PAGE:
remuneration (not just pay)
which specific days and times workers are required to work.
The regulations provide that employers can decide to issue the Written Statement of Particulars in instalments, provided all are issued within two months.
Since April 2019, all workers are already entitled to a written payslip.
Legislation to increase the maximum level of penalty imposed by employment tribunals in cases of aggravated breach
The Good Work Plan stated that the Government proposes to increase the maximum level of penalty that employment tribunals can impose in instances of an aggravated breach from £5000 to £20,000. There will be a new obligation on tribunals to consider the use of sanctions where employers have lost a previous case on broadly comparable facts; this came into effect on 6 April 2019.
Government responses to consultations
Enhanced redundancy protection
Under present legislation, an employer must offer a woman on maternity leave a suitable alternative vacancy — if one is available, and she should be given priority over all other employees at risk of redundancy. This protection also applies during adoption, shared parental leave and paternity leave
In July 2019, the Government announced its response to an earlier consultation on extending redundancy protection for pregnant women and new parents. This proposes:
to extend the redundancy protection period for six months once a new mother has returned to work
to afford the same protection to those taking adoption leave
to extend redundancy protection for those returning from shared parental leave. However, the Government is to consult further with stakeholders on the design of this protection over coming months.
The Government confirmed that paternity leave does not justify equal treatment as it is confined to two weeks. A pregnant woman will be protected, therefore, from the time that she notifies her employer of her pregnancy. The Government announced that it will be implementing these changes “when Parliamentary time allows”.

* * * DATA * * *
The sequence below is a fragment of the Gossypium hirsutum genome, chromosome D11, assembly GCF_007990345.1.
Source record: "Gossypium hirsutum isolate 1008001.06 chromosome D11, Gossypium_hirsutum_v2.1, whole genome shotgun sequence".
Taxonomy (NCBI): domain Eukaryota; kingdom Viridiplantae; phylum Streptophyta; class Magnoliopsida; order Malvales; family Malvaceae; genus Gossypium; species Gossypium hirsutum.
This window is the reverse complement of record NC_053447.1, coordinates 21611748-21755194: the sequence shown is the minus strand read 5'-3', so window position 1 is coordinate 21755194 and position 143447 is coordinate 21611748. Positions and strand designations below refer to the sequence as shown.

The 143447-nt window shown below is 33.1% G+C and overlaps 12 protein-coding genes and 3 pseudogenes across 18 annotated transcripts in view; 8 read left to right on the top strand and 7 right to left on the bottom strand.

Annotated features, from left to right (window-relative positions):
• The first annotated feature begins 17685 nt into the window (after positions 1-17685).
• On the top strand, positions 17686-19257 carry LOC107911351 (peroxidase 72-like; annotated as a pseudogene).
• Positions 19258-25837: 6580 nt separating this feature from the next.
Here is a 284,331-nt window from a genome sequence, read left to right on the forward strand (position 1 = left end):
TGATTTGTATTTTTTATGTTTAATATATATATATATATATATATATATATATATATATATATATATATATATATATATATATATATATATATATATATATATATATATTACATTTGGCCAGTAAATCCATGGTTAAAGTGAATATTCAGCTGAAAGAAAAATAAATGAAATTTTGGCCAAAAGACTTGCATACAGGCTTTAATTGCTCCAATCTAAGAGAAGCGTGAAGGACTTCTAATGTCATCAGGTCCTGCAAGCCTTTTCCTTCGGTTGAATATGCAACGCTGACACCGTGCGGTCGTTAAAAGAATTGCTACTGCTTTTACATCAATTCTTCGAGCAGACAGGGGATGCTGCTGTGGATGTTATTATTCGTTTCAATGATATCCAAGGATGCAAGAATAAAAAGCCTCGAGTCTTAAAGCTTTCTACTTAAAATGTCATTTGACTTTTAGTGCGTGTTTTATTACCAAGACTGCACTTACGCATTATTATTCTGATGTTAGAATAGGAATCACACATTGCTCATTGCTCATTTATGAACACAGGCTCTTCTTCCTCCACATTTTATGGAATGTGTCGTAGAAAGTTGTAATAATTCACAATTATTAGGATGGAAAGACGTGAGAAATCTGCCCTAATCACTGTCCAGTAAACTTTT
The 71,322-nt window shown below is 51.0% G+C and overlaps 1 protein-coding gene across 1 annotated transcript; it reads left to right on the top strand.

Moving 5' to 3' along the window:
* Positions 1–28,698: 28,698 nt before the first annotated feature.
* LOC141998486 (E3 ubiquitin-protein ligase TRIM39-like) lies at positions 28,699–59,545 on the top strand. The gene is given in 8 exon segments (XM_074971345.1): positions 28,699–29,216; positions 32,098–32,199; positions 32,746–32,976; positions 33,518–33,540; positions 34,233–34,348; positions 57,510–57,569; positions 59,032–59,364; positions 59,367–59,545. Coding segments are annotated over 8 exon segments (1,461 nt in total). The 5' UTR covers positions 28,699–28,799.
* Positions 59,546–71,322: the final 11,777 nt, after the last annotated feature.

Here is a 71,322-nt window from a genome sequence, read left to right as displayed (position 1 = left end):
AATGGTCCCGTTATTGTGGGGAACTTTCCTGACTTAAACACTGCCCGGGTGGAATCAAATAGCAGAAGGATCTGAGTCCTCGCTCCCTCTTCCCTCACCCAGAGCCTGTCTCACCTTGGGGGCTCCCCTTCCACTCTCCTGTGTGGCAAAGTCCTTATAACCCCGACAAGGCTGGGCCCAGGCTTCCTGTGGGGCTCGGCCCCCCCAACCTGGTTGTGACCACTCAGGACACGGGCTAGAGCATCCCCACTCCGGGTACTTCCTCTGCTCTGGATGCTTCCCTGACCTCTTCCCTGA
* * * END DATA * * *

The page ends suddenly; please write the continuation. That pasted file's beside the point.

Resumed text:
If these proposals do come into law, it will mean a substantial increased length of time for which women will have enhanced rights during a redundancy situation. It could have considerable impact in female dominated workforces — a larger pool of women would be entitled to a suitable alternative position.
The Government has now published its responses to the consultation on the use of confidentiality clauses (sometimes referred to as non-disclosure agreements ( NDAs)), particularly when settling discrimination and harassment claims. It has confirmed its intention to take further action.
The response to consultation on confidentiality clauses recognises that there are legitimate reasons for including them in employment contracts and settlement agreements. However, they should not be used to silence victims of discrimination and harassment. In particular, the Government intends to legislate to:
ensure that confidentiality clauses cannot prevent someone from making a disclosure to the police, or to regulated health and legal professionals who owe the individual a duty of confidentiality
require confidentiality clauses to set out their limits clearly, so individuals understand when they can still make disclosures to other people
make it compulsory for individuals to receive advice on the nature and limitations of any confidentiality provisions before they can enter into a binding settlement agreement
introduce enforcement provisions for confidentiality agreements that do not meet the new requirements.
The Government is not planning, however. to introduce mandatory wording for confidentiality clauses. Instead, it will work with stakeholders to produce guidance on drafting confidentiality provisions.
Again, the required legislation will be brought forward “when Parliamentary time allows”.
In the meantime, as this measure is likely to come into force, employers are advised to review any standard form confidentiality provisions in contracts of employment or settlement agreements before the proposals become law.